I Am Love Review: I’m Not Loving it


iamlove300210I AM LOVE (15): On General Release Friday 9th April

I don’t care what some trust-fund fashionista sitting in their tastefully distressed London studio says – I Am Love is dull, uninspiring and over-long.

The capital’s trendy champagne-swilling art set have spent the last week quivering in their Luella Bartley boots over Tilda Swinton’s latest film in which she plays the matriarch of a wealthy Milanese family.

It has a “vibrant and formally irreverent style that luminously articulates its themes of passion and constraint” one of them tells me, which just proves what a lot of pretentious crap they come out with.

Set in the stunning urban mansion of the ultra-rich Recchi family, I Am Love tells the story of Emma whose life is dominated by her duties to husband and home.

At a formal dinner party the head of the dynasty, the aging Edoardo announces he is to pass down his business to son Tancredi and grandson Edo. At the event chef Antonio, Edo’s best friend, calls to drop off a cake as a consolation for beating his pal in a race earlier that day.

Eventually, after about an hour, Emma and Antonio start flirting and then start a passionate relationship. They romp around in the countryside once or twice and then, about twenty minutes from the end, there is finally some movement – a twist that leaves the Recchi clan in ruins.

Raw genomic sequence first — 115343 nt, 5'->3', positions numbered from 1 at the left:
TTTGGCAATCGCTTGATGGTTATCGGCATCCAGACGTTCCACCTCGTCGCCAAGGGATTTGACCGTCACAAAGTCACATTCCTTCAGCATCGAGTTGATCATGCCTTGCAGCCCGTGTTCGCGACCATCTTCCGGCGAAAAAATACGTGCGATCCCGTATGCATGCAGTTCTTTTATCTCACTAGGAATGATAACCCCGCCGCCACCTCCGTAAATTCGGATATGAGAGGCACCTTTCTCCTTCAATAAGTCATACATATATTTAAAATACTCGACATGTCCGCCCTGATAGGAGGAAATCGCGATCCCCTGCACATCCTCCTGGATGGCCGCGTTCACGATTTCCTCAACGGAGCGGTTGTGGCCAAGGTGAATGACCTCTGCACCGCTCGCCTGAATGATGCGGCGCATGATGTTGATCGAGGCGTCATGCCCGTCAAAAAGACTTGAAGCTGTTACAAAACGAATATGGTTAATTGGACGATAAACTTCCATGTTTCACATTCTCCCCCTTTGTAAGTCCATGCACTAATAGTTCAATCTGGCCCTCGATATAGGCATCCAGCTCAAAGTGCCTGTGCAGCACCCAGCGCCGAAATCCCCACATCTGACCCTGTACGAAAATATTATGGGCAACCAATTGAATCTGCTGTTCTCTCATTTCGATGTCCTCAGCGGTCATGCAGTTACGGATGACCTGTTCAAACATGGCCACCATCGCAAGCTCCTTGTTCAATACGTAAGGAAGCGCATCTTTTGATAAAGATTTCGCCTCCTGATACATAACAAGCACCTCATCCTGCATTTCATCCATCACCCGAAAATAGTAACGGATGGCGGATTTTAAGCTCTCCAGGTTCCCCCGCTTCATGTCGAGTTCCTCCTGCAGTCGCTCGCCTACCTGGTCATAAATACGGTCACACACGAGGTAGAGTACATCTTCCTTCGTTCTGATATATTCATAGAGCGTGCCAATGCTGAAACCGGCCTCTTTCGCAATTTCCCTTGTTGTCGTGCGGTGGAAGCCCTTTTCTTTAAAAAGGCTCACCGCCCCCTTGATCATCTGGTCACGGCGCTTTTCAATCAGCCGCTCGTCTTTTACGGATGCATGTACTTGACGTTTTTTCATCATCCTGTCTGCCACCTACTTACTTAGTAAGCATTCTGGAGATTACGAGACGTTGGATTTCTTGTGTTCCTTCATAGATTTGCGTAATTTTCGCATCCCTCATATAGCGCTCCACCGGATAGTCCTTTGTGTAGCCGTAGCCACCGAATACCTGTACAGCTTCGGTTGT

Put simply, nothing really happens until right at the end. Fine if the proceeding hour and a half had been building up tension and laying down plot, but the long-awaited moment of drama just pops up as if the director had suddenly remembered the concept.

The camera swoops around the family’s grand villa but gets distracted with things it passes. It twists to catch sight of a cupboard door or a blank wall for no particular reason. At other times director Guadagnino’s attempts to be clever just don’t come off – a sex scene is cut with shots of insects on flowers – and it just flops into cliché.

There are some potentially really interesting characters within the family circle but apart from Emma none are given room to develop. The director takes too much for himself when their stories are good enough to speak for themselves.

If you don’t care about being seen on ‘the scene’ then it’s really not worth sitting through. Few of the trendy gallery-goers who claim to ‘just adore it’ will have bothered to anyway.